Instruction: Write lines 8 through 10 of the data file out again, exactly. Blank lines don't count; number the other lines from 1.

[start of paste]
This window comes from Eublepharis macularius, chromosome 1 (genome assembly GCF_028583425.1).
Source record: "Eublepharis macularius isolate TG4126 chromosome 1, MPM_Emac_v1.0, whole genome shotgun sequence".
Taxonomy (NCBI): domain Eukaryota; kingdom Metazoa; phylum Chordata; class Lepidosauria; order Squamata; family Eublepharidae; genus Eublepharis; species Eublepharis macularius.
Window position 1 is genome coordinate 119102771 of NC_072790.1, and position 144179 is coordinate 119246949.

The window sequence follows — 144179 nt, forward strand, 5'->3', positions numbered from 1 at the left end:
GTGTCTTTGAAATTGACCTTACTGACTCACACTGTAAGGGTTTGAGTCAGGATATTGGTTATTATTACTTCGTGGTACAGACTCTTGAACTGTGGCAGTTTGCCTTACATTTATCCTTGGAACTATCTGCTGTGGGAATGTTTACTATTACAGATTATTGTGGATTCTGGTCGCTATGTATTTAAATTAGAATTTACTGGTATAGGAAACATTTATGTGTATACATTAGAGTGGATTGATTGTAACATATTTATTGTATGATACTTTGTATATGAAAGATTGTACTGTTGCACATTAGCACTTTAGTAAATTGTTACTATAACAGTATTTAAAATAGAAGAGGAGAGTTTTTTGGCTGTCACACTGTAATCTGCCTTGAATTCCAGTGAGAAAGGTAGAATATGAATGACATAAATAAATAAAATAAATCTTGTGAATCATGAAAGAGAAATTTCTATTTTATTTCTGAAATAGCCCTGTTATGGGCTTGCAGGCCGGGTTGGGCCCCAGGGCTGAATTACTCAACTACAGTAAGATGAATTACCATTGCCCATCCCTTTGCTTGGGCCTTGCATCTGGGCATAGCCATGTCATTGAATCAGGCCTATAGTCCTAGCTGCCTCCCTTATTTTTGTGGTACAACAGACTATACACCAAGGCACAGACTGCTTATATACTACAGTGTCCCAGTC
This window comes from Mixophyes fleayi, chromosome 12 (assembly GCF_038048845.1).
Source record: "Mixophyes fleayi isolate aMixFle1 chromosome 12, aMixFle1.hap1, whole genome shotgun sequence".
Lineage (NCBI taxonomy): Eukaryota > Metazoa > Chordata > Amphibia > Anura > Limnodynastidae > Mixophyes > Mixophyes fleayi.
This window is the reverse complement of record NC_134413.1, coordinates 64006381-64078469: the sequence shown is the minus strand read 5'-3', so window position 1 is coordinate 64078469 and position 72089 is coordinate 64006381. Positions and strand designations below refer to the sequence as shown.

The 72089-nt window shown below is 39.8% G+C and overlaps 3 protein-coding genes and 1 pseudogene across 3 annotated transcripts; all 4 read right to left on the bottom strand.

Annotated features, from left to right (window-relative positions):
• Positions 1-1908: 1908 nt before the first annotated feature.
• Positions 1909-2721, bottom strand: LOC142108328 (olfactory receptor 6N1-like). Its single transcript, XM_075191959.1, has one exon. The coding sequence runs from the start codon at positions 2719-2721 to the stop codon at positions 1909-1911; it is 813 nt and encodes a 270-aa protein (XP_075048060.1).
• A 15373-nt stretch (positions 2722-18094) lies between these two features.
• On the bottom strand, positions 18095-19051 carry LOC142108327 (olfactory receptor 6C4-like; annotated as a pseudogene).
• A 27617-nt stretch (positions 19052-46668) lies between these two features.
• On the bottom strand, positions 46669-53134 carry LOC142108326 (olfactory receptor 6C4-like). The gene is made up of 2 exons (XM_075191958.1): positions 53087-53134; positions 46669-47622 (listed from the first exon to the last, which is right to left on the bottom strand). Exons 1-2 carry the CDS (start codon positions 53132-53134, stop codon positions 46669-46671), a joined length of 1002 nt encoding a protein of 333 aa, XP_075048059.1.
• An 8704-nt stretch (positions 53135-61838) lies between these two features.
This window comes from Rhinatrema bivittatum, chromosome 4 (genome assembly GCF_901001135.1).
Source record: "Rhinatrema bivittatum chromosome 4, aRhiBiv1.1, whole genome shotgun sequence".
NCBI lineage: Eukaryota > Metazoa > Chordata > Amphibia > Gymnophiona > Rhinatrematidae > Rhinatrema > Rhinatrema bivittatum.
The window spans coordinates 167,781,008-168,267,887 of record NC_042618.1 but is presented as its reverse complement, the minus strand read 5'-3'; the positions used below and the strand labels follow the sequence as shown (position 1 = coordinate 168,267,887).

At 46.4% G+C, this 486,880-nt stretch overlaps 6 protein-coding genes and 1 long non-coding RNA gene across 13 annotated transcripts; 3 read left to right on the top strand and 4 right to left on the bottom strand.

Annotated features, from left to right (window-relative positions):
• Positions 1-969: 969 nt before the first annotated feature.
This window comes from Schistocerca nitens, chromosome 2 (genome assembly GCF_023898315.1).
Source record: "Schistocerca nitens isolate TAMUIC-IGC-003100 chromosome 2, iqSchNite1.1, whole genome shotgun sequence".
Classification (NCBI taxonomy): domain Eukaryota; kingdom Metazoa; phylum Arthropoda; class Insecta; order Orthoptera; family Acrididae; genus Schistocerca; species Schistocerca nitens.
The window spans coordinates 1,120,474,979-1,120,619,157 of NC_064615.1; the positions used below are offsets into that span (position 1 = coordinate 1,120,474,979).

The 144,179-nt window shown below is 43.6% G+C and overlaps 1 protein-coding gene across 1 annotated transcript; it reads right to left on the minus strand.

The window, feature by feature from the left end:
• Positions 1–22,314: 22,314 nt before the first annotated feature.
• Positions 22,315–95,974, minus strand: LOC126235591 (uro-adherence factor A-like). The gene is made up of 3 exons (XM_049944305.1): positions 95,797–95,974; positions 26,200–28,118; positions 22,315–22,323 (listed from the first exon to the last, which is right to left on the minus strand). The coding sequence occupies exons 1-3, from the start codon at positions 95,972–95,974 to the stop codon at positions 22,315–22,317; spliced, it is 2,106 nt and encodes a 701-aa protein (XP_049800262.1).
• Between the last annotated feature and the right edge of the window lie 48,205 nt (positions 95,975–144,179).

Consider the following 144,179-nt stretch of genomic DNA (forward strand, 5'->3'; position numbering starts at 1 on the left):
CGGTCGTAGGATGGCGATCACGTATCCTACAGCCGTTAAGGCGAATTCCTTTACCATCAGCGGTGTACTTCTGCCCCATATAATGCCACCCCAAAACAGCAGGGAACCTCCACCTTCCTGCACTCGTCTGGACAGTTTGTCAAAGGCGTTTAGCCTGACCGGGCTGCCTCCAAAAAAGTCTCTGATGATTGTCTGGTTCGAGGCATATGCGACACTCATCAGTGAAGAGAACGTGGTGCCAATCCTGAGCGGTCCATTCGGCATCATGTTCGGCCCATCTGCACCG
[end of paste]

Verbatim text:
Source record: "Mixophyes fleayi isolate aMixFle1 chromosome 12, aMixFle1.hap1, whole genome shotgun sequence".
Lineage (NCBI taxonomy): Eukaryota > Metazoa > Chordata > Amphibia > Anura > Limnodynastidae > Mixophyes > Mixophyes fleayi.
This window is the reverse complement of record NC_134413.1, coordinates 64006381-64078469: the sequence shown is the minus strand read 5'-3', so window position 1 is coordinate 64078469 and position 72089 is coordinate 64006381. Positions and strand designations below refer to the sequence as shown.